Mostly Gibbons….

Orlando Gibbons

Great King of Gods (1617)

Fantasia a 3 (1620)

Glorious and Powerful God

See, see the world is incarnate

Cambridge plays host to some fascinating combinations of music and architecture. There is no shortage of unusual venues for performance: from opera in the natural history museum, choral recitals on punts, instrumental recitals in library, and even jazz in former cesspits. The combination room in St John’s College was the location, on Friday 4 November, for a short concert of the music of the late Tudor composer Orlando Gibbons, replete with singers and viols. The combination room, as the programme informs, was built between 1598-1602 and was previously known as the long gallery, for it was originally 148ft long prior to its segmentation. The wood-panelled room has much history too, being the venue for the treaty between England and France, and event that established the marriage of Charles I to Henrietta Maris. Later, in the 1940s, parts of the D-Day landings were planned in the room.

Whilst an interesting venue historically, it is hard to imagine that it was ever a concert venue. A very dry acoustic, not helped by a luxuriant rug, is not ideal for either viol consort or singers, and so we lacked the acoustic bloom that helps in Tudor consort music. It was particularly noticeable in the opening verse anthem Great King of Gods: the viols had to play with quite forceful bow strength to help preserve the long-arching musical phrases. This not only had an effect on the lightness required for Gibbons, but also created a very full texture that the tenor soloist clearly struggled against. The seven ‘chorus’ singers faired better in balance, although the lone bass could have been aided by another singer.

The problem of sustaining was also evident in the Fantasia à2 for two treble viols: the result was too many clipped strings and, with a tendency to overplay, some less than desirable tuning. The same could be said of the Fantasia à3 except in a more extreme case, with many of the triads not being ‘correctly’ tuned. However, the playing was sensitive to the phrase structure, and the feel and affect of the music was enticing – a good sign for a group in its infancy.

Following these two instrumental pieces was a short selection of Gibbons’s Hymn and Songs for the Church, interspersed by organ voluntaries. Whist the singing was very good, they are rather dull pieces and the organ voluntaries, in their compact form, were a little unremarkable. This, however, created the perfect juxtaposition for the next item on the programme, the Fantasia of Foure Parts, the highlight of the evening.

Gibbons was praised in his day as having “the best hand in england”; if not so brilliant as John Bull, he must have been an excellent player for his music is not only very fine but also fits fingers in a way not usually given to non-executants of quality. It’s not hard to think of the Fantasia as a showpiece for Gibbons, for it displays almost every florid figuration of [T]udor instrumental music. Whilst being learned, contrapuntal and earnest, there is opportunity for emotive playing. Freddie James on the chamber organ captured every nuance of the five-and-an-half minute piece. It was also perhaps the only work in the programme that felt entirely comfortable in the dry acoustic of the combination room.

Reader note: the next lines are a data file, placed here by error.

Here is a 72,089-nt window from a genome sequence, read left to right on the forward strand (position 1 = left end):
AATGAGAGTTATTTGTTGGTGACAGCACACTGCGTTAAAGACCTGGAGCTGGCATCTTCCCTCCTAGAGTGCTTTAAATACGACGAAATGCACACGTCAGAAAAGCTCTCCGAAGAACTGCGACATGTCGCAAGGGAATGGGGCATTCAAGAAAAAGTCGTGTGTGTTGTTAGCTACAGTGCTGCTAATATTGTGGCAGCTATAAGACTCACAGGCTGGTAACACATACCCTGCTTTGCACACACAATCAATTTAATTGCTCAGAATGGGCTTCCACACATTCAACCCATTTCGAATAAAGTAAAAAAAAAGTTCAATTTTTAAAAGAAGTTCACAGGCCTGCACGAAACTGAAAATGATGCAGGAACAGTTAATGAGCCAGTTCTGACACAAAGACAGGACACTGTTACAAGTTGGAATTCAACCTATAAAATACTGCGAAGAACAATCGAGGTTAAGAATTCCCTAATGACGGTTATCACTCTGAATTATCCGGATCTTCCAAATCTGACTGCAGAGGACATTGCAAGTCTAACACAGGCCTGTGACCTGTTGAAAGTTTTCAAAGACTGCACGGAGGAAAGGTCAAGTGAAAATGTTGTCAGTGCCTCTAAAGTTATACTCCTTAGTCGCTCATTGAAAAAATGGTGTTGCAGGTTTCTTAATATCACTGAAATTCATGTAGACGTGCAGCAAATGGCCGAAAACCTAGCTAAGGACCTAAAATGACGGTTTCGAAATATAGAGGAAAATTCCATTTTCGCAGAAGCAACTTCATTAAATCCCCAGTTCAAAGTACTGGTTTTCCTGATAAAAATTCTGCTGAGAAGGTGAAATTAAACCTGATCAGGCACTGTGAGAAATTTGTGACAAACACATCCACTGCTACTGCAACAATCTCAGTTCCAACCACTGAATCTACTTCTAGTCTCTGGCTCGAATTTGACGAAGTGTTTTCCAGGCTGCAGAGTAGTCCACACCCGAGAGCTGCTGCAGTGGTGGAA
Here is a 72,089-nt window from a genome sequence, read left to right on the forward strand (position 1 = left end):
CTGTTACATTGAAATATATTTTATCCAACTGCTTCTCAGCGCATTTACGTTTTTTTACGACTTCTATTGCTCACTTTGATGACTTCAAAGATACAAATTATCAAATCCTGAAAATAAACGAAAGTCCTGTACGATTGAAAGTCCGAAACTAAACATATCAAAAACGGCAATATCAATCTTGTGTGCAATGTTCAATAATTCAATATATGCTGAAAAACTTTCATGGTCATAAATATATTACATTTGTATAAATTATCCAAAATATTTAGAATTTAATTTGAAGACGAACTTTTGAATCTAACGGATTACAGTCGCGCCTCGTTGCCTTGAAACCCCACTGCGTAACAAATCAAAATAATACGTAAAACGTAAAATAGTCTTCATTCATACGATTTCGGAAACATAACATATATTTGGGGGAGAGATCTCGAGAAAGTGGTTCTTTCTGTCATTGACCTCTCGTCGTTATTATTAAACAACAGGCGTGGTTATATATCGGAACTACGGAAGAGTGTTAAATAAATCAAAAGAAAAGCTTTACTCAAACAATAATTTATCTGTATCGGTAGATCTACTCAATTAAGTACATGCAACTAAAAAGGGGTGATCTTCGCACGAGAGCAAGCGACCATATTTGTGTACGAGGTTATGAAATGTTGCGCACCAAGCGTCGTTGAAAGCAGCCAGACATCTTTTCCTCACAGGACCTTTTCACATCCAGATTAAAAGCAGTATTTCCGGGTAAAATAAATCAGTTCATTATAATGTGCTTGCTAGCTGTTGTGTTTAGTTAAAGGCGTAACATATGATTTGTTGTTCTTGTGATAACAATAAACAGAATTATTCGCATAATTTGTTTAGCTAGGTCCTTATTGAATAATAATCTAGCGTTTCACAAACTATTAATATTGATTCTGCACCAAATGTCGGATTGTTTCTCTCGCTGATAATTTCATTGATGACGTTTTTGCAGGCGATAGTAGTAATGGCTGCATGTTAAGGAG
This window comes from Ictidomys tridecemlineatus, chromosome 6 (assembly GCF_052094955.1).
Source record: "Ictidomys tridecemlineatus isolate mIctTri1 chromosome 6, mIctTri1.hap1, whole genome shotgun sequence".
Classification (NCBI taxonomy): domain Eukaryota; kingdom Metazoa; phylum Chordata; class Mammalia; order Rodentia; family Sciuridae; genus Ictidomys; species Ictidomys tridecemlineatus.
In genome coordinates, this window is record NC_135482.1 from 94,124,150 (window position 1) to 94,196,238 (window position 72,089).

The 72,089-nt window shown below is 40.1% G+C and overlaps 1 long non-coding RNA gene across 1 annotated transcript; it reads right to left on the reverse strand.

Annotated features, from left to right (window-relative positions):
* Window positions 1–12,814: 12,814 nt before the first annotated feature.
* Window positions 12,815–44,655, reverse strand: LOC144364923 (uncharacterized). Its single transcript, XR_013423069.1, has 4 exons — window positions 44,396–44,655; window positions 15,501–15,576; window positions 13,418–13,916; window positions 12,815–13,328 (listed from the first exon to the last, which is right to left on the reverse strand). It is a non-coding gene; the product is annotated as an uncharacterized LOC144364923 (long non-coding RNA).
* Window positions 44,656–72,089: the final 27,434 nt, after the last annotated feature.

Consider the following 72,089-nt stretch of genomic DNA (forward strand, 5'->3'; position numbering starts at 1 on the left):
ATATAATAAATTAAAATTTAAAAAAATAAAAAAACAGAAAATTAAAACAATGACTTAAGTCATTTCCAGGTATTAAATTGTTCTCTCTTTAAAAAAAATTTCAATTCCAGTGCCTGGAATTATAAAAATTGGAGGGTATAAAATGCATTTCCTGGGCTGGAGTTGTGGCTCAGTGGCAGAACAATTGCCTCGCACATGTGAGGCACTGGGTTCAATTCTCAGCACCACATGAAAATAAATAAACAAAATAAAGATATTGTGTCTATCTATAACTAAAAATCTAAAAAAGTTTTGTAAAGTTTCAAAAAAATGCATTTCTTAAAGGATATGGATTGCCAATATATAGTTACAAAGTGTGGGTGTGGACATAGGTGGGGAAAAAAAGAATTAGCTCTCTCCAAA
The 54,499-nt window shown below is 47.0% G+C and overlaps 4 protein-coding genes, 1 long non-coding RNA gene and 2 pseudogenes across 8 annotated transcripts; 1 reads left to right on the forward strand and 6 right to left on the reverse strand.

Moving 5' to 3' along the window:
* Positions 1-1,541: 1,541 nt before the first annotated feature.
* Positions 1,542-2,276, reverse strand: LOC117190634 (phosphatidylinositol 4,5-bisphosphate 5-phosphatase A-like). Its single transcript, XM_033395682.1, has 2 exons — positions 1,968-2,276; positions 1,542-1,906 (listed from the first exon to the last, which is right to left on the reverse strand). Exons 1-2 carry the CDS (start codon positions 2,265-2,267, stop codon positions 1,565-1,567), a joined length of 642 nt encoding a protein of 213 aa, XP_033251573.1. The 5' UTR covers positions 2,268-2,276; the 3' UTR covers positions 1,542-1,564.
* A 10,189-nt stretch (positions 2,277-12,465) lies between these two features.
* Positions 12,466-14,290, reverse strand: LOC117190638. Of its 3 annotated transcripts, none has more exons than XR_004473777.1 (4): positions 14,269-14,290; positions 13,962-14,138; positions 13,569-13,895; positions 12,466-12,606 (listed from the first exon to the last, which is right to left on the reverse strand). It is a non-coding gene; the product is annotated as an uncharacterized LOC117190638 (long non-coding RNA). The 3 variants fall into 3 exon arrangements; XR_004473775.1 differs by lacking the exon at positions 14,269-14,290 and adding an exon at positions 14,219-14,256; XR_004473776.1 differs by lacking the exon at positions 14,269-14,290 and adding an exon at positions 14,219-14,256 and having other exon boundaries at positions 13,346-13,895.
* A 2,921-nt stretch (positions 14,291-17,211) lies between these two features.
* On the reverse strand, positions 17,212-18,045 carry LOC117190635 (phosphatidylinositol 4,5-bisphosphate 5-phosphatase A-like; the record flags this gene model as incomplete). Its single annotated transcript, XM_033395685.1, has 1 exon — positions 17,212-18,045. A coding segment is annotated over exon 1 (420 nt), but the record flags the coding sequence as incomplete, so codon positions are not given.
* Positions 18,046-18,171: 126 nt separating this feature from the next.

Two verse anthems completed the programme; Glorious and Powerful God was the most successful of the combined forces of viols and voices, with the bass solo giving a commanding declaration of the opening stanzas. A little strange was the choice of two tenors to sing the ‘alto’ parts: neither had the extension of some of the specialist Haute-Contra early-music tenors (Rogers Covey-Crump for example), which meant that the texture lacked middle resonance as the voices thinned-out at the top. There was more success in the solo sections that lie a little lower in the voice. My preference, however, would have been for one countertenor and one female mezzo – a more natural bridge between the sopranos and the lower two voices sonically. See, See the Word is Incarnate was a highly competent performance, but the sheer complexity of the viol parts meant that there were moments of insecurity. Voices and viols blended perfectly and under John Challenger’s direction had real conviction. By way of encore we were treated to the famous Silver Swan: beautifully sang, if a little too quick to make the declamation tell.

I was left feeling I would have enjoyed the programme more if it were in the college’s chapel, where the music would have gained an ethereal acoustic glow in the more expansive space. However, I sincerely hope this collaboration continues wherever it takes place, as there seemed to be a real understanding and passion for the music from both instrumentalists and singers.

Fantazia of Foure Parts – Orlando Gibbons – Organ (Hauptwerk)

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Photo 1 – Combination Room / credit:

Photo 2 – Orlando Gibbons / credit:

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